So it occurred to me Sunday that I was halfway through the process. Three down, three to go. And honestly, that was little encouragement. It feels like I've been doing this forever. Some days it is difficult for me to remember life before these treatments. In some respects this therapy schedule has become my life. I live in the rhythms of each 4-week cycle, knowing which days are likely to be days when I feel like the pits and which days I'll probably have energy. In many ways, my life right now is shaped by these rhythms.

The kicker? I wanted to believe that I was farther along than halfway. I was tired of this routine, weary of the seemingly endless cycles. I wanted to be at the end, not at the midway point. It was sobering to appraise where I actually was.

As I sat with that realization, I noticed my interior system of measuring the days. I had measured where I was by the length of time from the beginning of the treatments . . . and by the time yet projected in front of me. I had accepted that particular system of measurement as the template for my life without questioning whether there were other ways of thinking about my life.

Are there other ways of thinking about life? Is my essence more than the steps I've taken and the steps that are still in front of me?

What else defines me? What else speaks into my personhood? I had to ask myself those questions.

In reality, measuring the days past and projecting the days to come is an easy way for me to manage the days, to control my expectations. It fits life into a schematic that is trite and predictable and becomes a template that I can easily manage. It occurred to me that "trite," "predictable," and "manageable" were not words I wanted to use in describing my life.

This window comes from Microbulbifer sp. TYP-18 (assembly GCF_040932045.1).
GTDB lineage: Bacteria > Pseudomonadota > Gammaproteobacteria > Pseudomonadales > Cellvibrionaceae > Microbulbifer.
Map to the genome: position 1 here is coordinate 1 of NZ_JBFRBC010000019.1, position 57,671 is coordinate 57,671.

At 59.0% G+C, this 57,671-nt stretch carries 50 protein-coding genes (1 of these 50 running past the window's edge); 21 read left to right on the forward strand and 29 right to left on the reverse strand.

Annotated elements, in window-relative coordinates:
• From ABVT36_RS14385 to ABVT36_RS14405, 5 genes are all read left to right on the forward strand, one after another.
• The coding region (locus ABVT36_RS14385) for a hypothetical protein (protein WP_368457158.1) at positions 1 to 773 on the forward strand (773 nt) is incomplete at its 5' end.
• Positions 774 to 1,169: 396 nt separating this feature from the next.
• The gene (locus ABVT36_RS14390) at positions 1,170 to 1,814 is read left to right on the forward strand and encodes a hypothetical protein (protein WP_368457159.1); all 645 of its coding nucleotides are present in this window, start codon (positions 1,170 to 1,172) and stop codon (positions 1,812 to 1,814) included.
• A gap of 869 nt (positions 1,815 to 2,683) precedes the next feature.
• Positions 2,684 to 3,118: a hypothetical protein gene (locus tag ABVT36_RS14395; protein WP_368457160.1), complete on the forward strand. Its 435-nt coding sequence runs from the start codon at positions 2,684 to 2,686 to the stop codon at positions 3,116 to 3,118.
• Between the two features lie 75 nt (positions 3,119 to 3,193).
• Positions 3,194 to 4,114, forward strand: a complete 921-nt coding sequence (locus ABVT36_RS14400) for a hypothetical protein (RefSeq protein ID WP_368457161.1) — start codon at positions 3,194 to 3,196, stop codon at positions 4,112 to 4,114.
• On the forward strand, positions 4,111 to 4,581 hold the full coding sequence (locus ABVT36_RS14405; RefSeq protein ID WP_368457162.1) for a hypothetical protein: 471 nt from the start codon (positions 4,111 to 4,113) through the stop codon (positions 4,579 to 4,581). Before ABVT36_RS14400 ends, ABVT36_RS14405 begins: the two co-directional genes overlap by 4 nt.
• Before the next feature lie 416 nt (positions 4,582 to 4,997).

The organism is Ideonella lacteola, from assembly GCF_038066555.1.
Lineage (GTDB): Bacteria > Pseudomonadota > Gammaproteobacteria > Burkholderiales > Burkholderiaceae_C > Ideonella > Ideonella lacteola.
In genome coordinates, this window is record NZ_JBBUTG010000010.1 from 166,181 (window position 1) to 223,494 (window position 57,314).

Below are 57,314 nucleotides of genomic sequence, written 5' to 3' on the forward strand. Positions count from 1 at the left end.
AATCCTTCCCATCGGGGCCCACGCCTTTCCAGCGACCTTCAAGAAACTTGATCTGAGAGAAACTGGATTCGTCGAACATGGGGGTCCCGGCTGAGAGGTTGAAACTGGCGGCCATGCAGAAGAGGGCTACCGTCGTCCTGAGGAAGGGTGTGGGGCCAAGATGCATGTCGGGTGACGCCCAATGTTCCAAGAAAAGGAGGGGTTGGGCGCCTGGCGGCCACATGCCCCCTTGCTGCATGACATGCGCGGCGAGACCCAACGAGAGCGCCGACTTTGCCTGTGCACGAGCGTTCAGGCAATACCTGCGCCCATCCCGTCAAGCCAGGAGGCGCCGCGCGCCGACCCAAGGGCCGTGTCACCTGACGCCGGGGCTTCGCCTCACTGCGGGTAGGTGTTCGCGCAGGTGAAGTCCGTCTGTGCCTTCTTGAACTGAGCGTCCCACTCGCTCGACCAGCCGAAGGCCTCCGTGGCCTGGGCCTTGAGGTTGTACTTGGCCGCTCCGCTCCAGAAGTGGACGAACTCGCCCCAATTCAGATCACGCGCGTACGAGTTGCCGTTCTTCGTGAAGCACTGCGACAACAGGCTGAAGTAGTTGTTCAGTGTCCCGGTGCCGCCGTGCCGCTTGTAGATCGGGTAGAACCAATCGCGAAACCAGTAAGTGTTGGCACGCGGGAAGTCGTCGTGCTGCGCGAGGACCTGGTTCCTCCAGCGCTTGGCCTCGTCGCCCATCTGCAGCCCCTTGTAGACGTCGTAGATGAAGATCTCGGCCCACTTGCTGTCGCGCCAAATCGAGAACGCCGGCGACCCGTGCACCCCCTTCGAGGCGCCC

So I moved toward other questions that had to do with the meaning of the days . . . questions that asked about forming and shaping and growing . . . questions that asked not about control and manipulation, but about exploration and wildness. How might those things measure the days?

I realized immediately my need for God's grace if I were to move toward the untamed parts of life. I need the grace to let life be what it is. I need grace to live with the tension inherent in this time of my life.

This is the poem I wrote out of my reflection.

Till now you've measured the journey
by the number of steps taken
and the distance ahead stretching long
into cloud and darkness;
days morph into a long, weary trudge.
The wind does not blow
nor do the wild geese fly.

But the person who lives inside you
knows there is no map for this way;
your measured steps mean
nothing to this one
who wrestles for your freedom
and will not give in to
the siege that would make
this journey a mere
passing of time.